Massage is the external manipulation of the structures
of the body (such as skin, muscles, tendons, ligaments, bones) with positive intentions of relaxation, or otheer psychological,
or physical benefit to the recipient.
History of Massage
In its simplest form, massage is as old humanity, or older
- if one includes it's use by other animals before upright
homosapiens evolved (note that human evolution is not universally accepted).
The earliest known history of massage is associated with
Ancient China, where healers used pressure techniques similar
to those practised in modern acupressure and shiatsu. Archeology
has also established the use of oils on the bodies of Asiatic
women. Similarly, various oils and creams believed to be
for use on the body have been excavated from Ancient Egyptian
There is evidence of the evolution of massage in Europe
over the last 2500 years, from Ancient Greece to the modern
era. Much was written down during the 17th and 18th centuries
when the terminology increased significantly and there was
much debate about pressure, direction of motion, patient
position, and so on.
Swedish practitioner Peter Henry Ling is famous for founding
the 'Swedish' system of massage which includes specific
techniques and associated terminology including the modern
terms "effleurage" and "petrissage". Massage did not become a respectable or reputable practice
until the 19th century.
In 1894 a group of women formed "The Society of Trained
Masseuses", that eventually became "The Chartered
Society of Physiotherapy", which still exists today
What does a Massage Treatment involve?
A Massage Treatment usually begins with a consultation
during which the practitioner asks the client a series of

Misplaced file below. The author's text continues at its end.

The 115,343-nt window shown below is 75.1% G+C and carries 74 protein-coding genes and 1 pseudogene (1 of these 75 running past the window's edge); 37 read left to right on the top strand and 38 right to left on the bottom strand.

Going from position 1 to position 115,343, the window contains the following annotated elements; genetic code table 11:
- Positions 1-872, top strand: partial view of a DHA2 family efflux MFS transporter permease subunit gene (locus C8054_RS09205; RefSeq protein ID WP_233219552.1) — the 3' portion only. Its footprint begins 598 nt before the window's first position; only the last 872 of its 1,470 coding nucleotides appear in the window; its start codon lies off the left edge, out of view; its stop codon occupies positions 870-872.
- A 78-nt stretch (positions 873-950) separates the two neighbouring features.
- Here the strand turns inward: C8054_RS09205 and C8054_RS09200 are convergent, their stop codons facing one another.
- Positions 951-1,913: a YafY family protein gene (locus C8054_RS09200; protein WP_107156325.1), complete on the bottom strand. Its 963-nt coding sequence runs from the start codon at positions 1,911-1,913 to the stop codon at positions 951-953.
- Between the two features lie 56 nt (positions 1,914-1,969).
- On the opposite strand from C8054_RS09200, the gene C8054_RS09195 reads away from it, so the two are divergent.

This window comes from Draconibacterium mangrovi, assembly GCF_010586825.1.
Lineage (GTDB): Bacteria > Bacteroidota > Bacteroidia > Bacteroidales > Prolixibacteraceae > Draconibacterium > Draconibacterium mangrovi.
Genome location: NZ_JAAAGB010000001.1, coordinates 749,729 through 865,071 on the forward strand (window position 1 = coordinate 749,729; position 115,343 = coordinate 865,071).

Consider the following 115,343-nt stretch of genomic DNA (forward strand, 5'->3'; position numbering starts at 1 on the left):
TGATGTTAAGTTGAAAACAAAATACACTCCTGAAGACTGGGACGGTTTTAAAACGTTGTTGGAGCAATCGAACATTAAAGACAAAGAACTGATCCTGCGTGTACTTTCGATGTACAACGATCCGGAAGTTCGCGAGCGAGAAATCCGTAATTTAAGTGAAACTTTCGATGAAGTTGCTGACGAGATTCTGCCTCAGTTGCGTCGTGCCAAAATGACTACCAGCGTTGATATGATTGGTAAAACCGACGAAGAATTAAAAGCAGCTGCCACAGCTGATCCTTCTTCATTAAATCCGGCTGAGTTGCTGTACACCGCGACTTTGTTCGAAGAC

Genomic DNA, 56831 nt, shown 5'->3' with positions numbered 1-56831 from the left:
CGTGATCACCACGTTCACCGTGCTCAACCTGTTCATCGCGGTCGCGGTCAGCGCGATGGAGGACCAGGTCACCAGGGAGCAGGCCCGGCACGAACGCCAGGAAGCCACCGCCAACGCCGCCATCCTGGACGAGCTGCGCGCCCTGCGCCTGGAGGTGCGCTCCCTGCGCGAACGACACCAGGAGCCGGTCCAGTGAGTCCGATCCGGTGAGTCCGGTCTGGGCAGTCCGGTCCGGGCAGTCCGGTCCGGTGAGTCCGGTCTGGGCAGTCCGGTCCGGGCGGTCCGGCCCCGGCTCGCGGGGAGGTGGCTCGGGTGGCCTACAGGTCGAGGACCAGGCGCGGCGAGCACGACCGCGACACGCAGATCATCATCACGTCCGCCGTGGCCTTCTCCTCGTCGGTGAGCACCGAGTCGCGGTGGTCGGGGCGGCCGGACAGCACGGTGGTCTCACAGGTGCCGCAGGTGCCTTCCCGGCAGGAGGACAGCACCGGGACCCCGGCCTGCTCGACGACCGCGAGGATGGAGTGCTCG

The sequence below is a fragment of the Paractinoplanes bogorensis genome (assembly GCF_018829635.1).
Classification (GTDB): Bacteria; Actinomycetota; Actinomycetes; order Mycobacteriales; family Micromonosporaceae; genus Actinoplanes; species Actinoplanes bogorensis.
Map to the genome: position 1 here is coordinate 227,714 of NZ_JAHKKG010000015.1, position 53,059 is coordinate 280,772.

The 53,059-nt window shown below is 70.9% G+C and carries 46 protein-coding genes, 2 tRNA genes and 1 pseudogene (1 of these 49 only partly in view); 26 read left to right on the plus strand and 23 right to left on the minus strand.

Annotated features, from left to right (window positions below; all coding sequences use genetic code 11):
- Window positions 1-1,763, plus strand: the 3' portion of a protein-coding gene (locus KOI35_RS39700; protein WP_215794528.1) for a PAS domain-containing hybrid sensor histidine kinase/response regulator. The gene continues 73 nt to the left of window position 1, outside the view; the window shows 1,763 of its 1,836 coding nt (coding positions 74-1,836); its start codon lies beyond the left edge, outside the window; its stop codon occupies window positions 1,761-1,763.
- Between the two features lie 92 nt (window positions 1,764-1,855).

questions about how she is feeling and about her medical
history and any medical conditions she has. This is an opportunity
for the therapist to ensure that there are no reasons why
it would not be adviseable for her client to have a massage
that day (e.g. if feeling unwell, perhaps due to onset of
flu/measles/mumps/ etc.), and also if she should avoid or
concentrate on any particular parts of the body. This is also an opportunity for the client to ask any questions
he/she may have about Massage, make any requests, and understand
exactly what to expect of the treatment.
Assuming all is well, the massage therapist will then invite
the client to make him/herself comfortable on the therapeutic
couch. She might help the client onto the couch, if this
seems to be necessary/appropriate.
The actual massage will vary according to the reason for
the treatment and client preference. For example, a deeply
relaxing treatment may be requested immediately before bedtime,
or conversely a stimulating massage may be required prior
to warm-up for a sporting event.
Following the massage itself, the therapist may invite
the client to get up slowly when he/she feels ready to do
so. It is good practice for the therapist to ensure that
the client is sufficiently alert to drive home or move onto
their next task. The therapist might also invite feedback
about the treatment, answer any questions, and encourage
the client to drink a glass of water immediately afterwards.
Textbooks and other sources of information
There are many excellent texts to aid the study of those
intending to become professional massage therapists. The
"Mind, Body & Spirit", or "Holistic"
sections of most major bookshops also include a selection
of non-technical books written to guide interested lay people
who only wish to share an enjoyable skill with their partner
and/or friends and family.
Excellent texts are also available on the subject of massage
media (carrier oils and base creams) .
Further Information about Massage
Introductory massage courses are available from many local
colleges. For a personal introduction to this subject and
to meet like-minded people who have similar interests find
out what is available in your area.
* Massage Treatments in Oxfordshire